In order to make the collection of local names—of animals, birds, insects, plants, fossils, or any natural object-as simple and useful as possible, it may be well to say a word or two as to the way in which it should be carried out. The limited space at our disposal, as compared with the extent of the subject, renders brevity essential; and this will be secured if our contributors will record only such names and folk-lore as have been collected by themselves, with, of course, any local information tending to the explanation of either, but with a careful avoidance of speculative derivations.*

What is wanted-whether for names or folk-lore—is an actual record of these as they exist. Take an intelligent country child for a walk, and ask it the names of the common birds, flowers, and insects which cross your path; note these down and send them to the Editors, adding place and date. If any name strikes you as especially odd, ask why the object is so called. The usual answer will be, "I don't know;" but occasionally interesting information will be elicited. If you obtain confirmation of the names from others, note this, especially when a name seems to be in general use locally. Spring and early summer are the best times for collecting names ; the revival of natural objects after their winter sleep attracts more attention than the appearance of those which come later.

Do not trouble to quote books, unless they should be of special value as bearing on local dialects. “Dear old Gerard,” who is usually cited at second or third hand, must be avoided ; and, above all, the well-known and often inexact quotations, of which many volumes of plant and animal lore mainly consist, must be entirely boycotted. In our limited space it is important to publish only what is worthy of permanent record; and if the work indicated is taken up properly by Selbornians, our pages will soon be insufficient to contain the useful information which will be sent in.

* An excellent illustration of the kind of information required is afforded by the paper printed on p. 23, which was forwarded after these lines were in type.



READ with much interest Mr. Gordon's article on the

Departure of Birds in the October number of the
SELBORNE MAGAZINE, and his suggestion that notes

should be taken as carefully of the departures as of the arrivals of our migrants. This is no doubt practicable, but I think there is a difficulty, not in compiling the record, but in drawing any conclusions from it. There is a great mystery about the migration of birds. Many theories have been put forth as to its causes and its regularity, but I think there can be no doubt that “ food” has much to do with it—at least, with the emigration, if not with the immigration, of our summer birds of passage.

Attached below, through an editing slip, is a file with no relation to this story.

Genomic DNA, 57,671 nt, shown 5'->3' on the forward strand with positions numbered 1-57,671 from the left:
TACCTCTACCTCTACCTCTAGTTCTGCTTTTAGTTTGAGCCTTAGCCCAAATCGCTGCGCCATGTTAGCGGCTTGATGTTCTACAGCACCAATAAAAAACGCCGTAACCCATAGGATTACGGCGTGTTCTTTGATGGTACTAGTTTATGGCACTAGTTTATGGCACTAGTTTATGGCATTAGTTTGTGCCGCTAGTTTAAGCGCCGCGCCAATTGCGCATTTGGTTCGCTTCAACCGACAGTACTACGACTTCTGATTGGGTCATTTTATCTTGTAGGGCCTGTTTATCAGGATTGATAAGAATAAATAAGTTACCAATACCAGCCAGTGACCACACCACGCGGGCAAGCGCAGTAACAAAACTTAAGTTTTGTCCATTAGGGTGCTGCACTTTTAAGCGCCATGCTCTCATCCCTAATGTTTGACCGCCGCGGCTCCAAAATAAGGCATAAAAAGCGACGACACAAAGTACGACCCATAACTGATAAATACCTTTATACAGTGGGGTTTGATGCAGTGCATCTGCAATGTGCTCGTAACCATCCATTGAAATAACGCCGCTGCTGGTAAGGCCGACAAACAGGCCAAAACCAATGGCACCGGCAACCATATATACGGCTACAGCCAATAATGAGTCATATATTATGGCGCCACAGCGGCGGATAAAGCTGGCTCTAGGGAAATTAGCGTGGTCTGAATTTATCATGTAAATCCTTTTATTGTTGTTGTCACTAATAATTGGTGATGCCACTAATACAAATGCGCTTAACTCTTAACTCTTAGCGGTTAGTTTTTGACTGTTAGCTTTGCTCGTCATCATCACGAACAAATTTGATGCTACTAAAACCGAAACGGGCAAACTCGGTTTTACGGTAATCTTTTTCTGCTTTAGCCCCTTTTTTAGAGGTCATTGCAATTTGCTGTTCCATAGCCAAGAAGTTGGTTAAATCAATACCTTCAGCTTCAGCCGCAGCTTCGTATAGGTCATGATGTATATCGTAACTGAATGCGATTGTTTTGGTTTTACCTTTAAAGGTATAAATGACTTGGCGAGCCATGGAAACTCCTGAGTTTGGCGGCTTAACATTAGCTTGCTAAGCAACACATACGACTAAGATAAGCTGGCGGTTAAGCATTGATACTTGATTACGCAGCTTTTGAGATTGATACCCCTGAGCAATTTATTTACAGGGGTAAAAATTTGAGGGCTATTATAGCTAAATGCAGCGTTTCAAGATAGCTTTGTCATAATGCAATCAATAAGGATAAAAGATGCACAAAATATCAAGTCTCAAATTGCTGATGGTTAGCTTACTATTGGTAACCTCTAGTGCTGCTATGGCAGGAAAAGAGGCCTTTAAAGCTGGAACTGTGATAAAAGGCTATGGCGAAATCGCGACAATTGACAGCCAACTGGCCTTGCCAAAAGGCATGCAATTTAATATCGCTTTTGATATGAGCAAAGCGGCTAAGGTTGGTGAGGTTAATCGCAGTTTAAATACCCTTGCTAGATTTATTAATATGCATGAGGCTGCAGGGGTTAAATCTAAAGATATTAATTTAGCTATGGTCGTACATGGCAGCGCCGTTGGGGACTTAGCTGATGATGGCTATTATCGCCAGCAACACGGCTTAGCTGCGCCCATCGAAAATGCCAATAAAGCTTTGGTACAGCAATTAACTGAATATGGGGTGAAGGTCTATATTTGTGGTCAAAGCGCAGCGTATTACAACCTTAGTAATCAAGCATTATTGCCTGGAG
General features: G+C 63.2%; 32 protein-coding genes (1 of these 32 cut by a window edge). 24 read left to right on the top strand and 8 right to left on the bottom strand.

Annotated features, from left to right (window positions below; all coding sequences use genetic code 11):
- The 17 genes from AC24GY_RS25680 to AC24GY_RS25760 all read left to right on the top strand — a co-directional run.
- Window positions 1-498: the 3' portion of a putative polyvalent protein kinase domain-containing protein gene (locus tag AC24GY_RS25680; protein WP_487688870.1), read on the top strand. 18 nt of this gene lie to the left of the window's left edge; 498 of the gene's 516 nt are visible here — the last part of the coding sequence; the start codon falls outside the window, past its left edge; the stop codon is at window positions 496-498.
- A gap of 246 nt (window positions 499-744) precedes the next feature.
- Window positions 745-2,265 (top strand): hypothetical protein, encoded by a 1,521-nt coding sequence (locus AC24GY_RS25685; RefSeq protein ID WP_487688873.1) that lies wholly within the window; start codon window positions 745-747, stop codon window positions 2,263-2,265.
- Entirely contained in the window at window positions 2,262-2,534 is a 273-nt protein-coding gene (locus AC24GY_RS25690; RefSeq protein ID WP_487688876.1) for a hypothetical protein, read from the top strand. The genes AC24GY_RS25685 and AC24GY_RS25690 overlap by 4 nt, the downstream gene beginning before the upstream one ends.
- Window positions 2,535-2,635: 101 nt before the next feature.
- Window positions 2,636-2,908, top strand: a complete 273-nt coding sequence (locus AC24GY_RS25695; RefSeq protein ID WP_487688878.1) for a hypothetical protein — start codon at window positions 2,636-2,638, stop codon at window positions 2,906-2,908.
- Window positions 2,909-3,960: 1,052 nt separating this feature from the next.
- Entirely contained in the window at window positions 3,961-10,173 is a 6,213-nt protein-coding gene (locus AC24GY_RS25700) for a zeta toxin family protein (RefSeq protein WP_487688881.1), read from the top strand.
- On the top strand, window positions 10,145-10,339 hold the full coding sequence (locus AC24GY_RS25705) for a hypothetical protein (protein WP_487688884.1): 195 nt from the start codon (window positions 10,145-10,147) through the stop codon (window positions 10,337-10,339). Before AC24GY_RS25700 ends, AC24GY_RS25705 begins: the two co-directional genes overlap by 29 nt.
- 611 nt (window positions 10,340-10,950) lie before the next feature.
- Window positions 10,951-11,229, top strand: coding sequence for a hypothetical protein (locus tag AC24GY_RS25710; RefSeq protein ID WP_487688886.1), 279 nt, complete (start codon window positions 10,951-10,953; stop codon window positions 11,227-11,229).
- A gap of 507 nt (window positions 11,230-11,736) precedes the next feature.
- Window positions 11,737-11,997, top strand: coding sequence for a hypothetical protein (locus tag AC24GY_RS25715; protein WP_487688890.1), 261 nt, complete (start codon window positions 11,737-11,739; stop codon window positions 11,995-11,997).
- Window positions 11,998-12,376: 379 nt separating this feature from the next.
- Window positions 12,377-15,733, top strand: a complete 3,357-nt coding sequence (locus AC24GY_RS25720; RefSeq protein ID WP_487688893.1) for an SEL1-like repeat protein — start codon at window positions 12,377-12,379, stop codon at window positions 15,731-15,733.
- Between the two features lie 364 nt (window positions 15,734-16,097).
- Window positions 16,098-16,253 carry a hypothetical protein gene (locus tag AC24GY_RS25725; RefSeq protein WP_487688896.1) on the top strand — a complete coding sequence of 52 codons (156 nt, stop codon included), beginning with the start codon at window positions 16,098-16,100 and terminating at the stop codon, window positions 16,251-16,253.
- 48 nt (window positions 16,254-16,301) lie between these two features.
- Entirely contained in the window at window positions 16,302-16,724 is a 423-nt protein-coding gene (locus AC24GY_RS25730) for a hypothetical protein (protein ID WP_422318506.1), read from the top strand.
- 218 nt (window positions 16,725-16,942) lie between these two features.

With regard to arrivals in spring, these consist entirely of old birds, which are hardier and more able to take care of themselves than their progeny in autumn. It is doubtful whether these spring migrants are impelled to seek our shores through lack of food in the countries from which they come; but the migratory fever seizes them, and off they set, whatever the cause may be. It is well known that if the early arrivals find it cold here, and therefore insect life is kept back, they (the swallow tribe, certainly) disappear again for a time; still they have arrived with regularity, been seen, and noted. With the autumnal departures things are different. Here we have both old and young birds, many of the latter quite incapable of a long flight; and so long as a genial temperature keeps insects from hibernating, the food supply is kept up, and these few remain, though the main body may have gone. The consequence is that the departures extend over a considerable interval, and an observer must be constantly on the watch for a month or more for the “ last seen of any particular bird.

I may instance this in the Swallow tribe. Here they begin to congregate on my house in the last week in August, and have practically gone by the middle of September; but in 1886, I saw one single Swallow on October 22nd, and in 1887, a remarkable year, many were flying about Furness Abbey on October 7th. In 1885, at Bromley, in Kent, I saw Martins as late as November 16th. In the same year, at the same place, the Swift was seen September 8th–a late occurrence, and in the last week of September, 1878, my son shot the Alpine Swift on the north coast of Devon, several of the common species being in company with it.

I have taken the Hirundines as being birds easy of observation, but no doubt the same is true of other migrants; they must have food, and owing to some peculiarity in the season, it was there for them, so they remained late. My opinion as to this is confirmed, because, in regard to my note of the very late swal